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11am Eastern Today, Grassroots Virtual Town Hall Will Give Anxious Parents of One Third of a Million Ontario Students with Disabilities Practical Tips to Prepare for School Re-Openings


News Release For Immediate Release

August 21, 2020 Toronto: Today at 11am Eastern, a grassroots Virtual Town Hall will be held online to give deeply worried parents of one third of a million students with disabilities practical tips on what to do to prepare for and cope with the impending re-opening of Ontario schools, in the absence of a much-needed comprehensive provincial plan to ensure that students with disabilities are fully and safely included in re-opened schools. This event will have simultaneous captioning and American Sign Language interpretation.

COVID-19 hardships disproportionately fell on students with disabilities and their families while schools were closed last spring. What can parents of students with disabilities do now to prepare for the fast-approaching school re-opening? What should they be asking their school boards? What should they be telling their school boards? What can they do if their child is not being fully and safely included in school programming, whether in-person in the classroom or distance learning?

We’ll tackle these questions today from 11 am to noon. Log in to and wait for the event’s live link to appear. The media is free to broadcast any clips from this town hall.

Speaking will be three experts with extensive experience advocating for students with disabilities :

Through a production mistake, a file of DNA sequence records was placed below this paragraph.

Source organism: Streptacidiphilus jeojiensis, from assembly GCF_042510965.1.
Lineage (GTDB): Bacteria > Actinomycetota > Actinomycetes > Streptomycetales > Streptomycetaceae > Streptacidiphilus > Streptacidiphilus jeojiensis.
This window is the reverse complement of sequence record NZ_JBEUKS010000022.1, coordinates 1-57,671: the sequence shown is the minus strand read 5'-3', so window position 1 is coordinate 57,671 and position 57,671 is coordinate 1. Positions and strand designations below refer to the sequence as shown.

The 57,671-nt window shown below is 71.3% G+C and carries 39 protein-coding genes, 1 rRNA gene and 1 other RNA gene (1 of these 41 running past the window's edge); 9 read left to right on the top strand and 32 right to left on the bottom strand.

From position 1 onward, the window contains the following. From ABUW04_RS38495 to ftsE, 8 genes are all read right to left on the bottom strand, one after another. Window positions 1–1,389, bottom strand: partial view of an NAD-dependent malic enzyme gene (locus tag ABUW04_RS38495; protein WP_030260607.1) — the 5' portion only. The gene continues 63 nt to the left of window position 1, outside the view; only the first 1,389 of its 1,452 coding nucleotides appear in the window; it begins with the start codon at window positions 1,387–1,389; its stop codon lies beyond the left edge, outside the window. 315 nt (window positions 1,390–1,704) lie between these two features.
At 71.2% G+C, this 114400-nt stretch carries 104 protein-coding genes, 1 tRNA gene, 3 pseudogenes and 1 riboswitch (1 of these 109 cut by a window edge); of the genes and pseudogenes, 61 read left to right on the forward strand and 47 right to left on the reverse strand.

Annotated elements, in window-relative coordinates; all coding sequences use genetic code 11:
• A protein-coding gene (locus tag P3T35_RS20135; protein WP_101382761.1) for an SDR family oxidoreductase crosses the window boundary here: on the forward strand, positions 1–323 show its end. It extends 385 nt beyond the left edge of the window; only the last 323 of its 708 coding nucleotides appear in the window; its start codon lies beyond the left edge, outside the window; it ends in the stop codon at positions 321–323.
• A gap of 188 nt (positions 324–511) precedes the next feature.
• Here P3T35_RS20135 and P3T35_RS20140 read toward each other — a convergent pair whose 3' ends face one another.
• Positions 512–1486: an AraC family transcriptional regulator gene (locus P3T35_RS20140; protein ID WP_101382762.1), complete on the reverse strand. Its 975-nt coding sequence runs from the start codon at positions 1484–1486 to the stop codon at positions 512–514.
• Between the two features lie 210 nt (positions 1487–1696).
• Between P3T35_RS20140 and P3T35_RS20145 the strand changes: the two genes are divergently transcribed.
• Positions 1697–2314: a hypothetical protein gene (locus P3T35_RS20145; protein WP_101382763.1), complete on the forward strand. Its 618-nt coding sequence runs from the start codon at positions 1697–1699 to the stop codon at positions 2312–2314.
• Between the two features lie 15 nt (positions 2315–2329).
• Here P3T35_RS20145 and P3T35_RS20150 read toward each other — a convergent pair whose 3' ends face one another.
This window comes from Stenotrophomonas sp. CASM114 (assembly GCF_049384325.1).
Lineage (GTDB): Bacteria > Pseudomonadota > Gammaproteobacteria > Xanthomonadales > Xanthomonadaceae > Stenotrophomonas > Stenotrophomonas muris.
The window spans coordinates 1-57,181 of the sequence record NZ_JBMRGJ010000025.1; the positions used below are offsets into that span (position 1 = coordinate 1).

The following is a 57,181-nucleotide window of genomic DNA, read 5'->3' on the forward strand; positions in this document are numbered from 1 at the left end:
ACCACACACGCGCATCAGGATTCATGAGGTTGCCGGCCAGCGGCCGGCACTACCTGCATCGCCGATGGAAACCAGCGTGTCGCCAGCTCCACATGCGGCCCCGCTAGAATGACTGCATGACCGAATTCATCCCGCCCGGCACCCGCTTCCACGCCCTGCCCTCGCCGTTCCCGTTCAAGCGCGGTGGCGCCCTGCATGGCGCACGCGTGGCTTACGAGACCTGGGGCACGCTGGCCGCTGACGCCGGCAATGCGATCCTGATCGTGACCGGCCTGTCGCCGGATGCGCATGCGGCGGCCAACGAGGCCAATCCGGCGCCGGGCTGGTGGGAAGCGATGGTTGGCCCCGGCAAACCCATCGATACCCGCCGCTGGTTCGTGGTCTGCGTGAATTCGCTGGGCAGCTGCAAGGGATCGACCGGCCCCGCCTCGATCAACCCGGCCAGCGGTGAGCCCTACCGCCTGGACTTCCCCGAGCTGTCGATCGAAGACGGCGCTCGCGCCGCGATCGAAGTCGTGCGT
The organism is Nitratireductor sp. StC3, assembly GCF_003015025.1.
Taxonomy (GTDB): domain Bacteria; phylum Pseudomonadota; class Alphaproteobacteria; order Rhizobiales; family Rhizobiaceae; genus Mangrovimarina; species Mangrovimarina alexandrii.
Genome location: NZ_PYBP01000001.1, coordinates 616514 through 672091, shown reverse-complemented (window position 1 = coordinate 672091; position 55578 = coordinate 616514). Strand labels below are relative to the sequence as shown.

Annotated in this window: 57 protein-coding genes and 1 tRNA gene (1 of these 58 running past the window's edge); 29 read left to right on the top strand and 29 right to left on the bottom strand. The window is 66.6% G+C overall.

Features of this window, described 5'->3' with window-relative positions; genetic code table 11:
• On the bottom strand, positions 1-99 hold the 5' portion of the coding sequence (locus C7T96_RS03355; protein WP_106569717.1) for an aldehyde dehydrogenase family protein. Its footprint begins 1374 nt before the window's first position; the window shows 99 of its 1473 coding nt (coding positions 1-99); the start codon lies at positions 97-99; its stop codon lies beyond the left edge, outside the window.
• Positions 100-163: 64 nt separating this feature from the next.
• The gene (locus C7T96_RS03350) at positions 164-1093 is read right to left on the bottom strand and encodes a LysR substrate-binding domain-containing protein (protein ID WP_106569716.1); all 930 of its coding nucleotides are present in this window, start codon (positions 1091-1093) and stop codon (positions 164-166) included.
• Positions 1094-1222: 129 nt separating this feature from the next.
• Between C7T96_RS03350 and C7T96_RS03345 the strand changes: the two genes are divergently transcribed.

1. Laura Kirby-McIntosh, high school teacher and president of the Ontario Autism Coalition. Among her many advocacy activities, last year she sat on the Ontario Government’s panel giving advice on reforming the Ontario Autism Program.

2. David Lepofsky, retired lawyer, part-time visiting professor at the Osgoode Hall Law School, and chair of the AODA Alliance. He is also a member and past chair of the Special Education Advisory Committee of the Toronto District School Board. He is a member of the Government-appointed K-12 Education Standards Development Committee, and a member of its COVID-19 subcommittee.

3. Robert Lattanzio, lawyer and executive director of the ARCH Disability Law Centre. He and ARCH have done extensive work providing legal advice and representation to students with disabilities and their families.

“All parents are worried about school re-opening, but parents of students with disabilities are especially anxious about whether their children’s needs will get lost in the chaos that we’re expecting,” Said Laura Kirby-McIntosh.

“The Ford Government has announced no comprehensive plan for ensuring that one third of a million students with disabilities one out of every six students, will be fully and safely included in school this fall, even though we’ve been asking the Government for months to come up with a plan and have been offering constructive suggestions. The Ford Government can’t once again just leave it to each school board to try to figure this out, while scrambling in the midst of a global pandemic,” said David Lepofsky.

This is the third OAC/ AODA Alliance virtual town hall to address the needs of people with disabilities during the COVID-19 crisis. Taken together, the first two virtual town halls have been viewed thousands of times.

For further information, please contact:
David Lepofsky, Chair, AODA Alliance, Twitter: @aodaalliance
Laura Kirby-McIntosh President Ontario Autism Coalition 416-315-7939 Twitter @OntAutism

For more background check out:
The first OAC/ AODA Alliance virtual town hall, held on April 7, 2020 surveying the major issues facing people with disabilities during the COVID-19 crisis.

The second OAC/AODA Alliance virtual town hall, held on May 4, 2020, exploring strategies for teaching students with disabilities during distance learning.

The Ontario Autism Coalition web page, setting out its advocacy efforts for people with autism.

The AODA Alliance’s COVID-19 web page, describing its advocacy efforts during the COVID-19 pandemic.

The ARCH Disability Law Centre’s website.